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Having tossed hat into ring, Harkin now forced to pass it


TAKOMA PARK -- Evidently desperate for money, Democratic presidential candidate Tom Harkin and his staff passed the hat last night as he vowed to continue campaigning.

His supporters stood at the doors to the Takoma Academy, soliciting cash and checks from more than 400 people who came to hear the Iowa senator make his first speech following a damaging showing Tuesday in South Dakota's primary.

Although he said "reports of my campaign's death are greatly exaggerated," the urgent fund raising taking place suggested that the campaign might be on a respirator.

Mr. Harkin himself didn't appeal for money at first. He stood aside as state Del. Peter Franchot took the microphone and, urging the audience to contribute, promised to write a $500 check.

But Mr. Harkin interrupted, explaining that under rules governing federal matching funds, only contributions up to $250 would be fully matched. Mr. Franchot, D-Montgomery, then said he'd write two checks of $250 each.

"Give a dollar if that's all you have," Mr. Franchot pleaded. Many in the crowd responded with $5, $10 and $20 bills and, in a few cases, checks.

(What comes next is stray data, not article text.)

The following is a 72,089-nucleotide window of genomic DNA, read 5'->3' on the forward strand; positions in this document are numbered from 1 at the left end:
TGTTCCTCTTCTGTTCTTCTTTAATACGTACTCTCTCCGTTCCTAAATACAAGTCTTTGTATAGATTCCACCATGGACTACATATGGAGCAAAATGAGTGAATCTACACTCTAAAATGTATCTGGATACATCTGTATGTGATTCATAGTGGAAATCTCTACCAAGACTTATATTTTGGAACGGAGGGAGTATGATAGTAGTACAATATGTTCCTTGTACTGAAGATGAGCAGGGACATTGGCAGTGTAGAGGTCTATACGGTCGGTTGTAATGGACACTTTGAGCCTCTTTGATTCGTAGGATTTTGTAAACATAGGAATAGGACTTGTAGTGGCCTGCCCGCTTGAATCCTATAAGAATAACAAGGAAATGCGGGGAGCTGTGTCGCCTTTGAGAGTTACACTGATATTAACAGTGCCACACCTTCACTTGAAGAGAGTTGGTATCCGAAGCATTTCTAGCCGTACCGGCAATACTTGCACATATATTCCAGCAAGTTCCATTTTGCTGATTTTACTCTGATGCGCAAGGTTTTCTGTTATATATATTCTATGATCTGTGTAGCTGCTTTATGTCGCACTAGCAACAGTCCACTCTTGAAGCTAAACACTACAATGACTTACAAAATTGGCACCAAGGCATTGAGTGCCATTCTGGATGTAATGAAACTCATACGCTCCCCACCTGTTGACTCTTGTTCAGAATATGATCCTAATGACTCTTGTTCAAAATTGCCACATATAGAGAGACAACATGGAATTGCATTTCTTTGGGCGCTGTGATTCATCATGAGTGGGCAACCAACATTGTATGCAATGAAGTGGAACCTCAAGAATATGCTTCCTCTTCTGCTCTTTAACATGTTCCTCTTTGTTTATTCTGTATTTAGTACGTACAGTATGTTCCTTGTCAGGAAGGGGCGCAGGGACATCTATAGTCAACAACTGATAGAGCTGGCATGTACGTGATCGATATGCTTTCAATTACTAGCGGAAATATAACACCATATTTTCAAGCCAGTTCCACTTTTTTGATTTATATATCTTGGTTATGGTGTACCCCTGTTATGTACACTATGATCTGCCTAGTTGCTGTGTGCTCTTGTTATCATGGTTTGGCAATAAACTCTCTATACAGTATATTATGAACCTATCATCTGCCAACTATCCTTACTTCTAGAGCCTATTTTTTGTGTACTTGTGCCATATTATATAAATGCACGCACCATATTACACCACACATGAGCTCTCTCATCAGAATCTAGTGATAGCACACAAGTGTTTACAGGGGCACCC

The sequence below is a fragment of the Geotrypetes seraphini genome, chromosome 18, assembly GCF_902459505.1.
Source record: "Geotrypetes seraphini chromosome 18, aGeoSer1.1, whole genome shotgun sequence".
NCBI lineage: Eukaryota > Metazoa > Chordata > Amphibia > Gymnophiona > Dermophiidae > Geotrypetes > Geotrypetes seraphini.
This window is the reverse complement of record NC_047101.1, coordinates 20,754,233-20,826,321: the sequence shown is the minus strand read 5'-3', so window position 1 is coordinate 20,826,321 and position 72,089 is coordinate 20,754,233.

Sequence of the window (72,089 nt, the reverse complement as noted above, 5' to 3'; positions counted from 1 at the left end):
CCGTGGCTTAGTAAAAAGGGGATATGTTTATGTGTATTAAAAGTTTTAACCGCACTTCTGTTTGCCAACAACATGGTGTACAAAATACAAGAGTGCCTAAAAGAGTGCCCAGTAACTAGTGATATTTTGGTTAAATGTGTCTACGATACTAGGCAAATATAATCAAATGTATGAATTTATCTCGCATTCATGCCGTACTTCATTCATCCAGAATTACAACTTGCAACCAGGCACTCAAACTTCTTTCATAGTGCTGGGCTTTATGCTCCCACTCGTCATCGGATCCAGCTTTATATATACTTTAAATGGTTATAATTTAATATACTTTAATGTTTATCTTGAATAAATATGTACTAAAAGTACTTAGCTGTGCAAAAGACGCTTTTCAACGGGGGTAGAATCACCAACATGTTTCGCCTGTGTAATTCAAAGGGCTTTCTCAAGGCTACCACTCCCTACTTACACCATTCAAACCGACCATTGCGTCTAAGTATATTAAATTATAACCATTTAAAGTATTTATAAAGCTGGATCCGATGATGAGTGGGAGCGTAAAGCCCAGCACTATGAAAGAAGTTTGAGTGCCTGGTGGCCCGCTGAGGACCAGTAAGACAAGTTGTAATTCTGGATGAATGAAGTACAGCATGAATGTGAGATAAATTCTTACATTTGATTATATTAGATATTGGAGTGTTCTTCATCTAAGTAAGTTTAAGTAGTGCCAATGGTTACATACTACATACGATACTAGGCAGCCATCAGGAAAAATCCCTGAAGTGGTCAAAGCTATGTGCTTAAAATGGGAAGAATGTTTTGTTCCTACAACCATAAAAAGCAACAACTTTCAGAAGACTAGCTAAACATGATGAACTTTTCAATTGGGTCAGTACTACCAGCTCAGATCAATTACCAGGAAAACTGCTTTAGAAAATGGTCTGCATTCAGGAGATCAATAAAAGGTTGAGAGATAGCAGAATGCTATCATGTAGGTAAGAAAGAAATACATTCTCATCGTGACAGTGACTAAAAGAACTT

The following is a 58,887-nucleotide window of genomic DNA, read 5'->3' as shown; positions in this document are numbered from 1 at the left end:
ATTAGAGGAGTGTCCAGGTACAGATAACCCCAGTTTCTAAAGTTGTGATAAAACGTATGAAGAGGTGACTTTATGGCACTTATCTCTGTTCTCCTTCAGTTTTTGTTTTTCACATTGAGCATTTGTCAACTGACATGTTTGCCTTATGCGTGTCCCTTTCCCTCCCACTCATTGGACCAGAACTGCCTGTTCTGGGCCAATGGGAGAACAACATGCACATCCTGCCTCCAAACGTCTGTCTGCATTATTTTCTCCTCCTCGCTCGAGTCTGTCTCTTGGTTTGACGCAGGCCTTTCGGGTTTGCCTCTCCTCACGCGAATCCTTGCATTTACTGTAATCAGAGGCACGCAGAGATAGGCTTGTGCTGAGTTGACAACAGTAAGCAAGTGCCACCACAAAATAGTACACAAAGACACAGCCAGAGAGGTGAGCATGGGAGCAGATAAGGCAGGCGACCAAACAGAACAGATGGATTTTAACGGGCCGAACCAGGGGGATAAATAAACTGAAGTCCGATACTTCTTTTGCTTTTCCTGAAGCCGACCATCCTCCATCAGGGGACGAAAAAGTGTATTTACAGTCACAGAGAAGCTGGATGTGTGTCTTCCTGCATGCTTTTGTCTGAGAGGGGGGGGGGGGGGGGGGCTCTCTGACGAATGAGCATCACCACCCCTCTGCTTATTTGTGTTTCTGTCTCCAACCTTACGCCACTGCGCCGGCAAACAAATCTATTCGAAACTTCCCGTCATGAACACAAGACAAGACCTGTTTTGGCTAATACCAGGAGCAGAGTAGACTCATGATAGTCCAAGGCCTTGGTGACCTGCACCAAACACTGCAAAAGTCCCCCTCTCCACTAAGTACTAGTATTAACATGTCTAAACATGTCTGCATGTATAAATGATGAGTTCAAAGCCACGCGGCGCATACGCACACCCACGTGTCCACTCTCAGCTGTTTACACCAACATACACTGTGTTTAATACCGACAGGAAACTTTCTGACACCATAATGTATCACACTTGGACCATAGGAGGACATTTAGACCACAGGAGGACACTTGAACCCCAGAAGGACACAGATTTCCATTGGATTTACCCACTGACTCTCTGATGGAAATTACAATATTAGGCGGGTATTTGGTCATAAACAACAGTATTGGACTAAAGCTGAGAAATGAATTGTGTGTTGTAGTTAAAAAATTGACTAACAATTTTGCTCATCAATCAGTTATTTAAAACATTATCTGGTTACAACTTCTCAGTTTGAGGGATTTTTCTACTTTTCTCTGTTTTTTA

Although Mr. Harkin may have raised a few thousand dollars, he also raised questions about the financial viability of his campaign -- questions he didn't stay around to answer. He said from the stage that he was to appear shortly on a TV program and raced away.

With his poor showing in South Dakota, many political analysts predicted contributions would fall off.

But he insisted he was staying in the race. And his liberal message received a warm welcome in this Washington suburb, where liberal politics can seem the only politics.

The crowd applauded often, especially when Mr. Harkin contrasted his support for abortion rights with the Bush administration's opposition.

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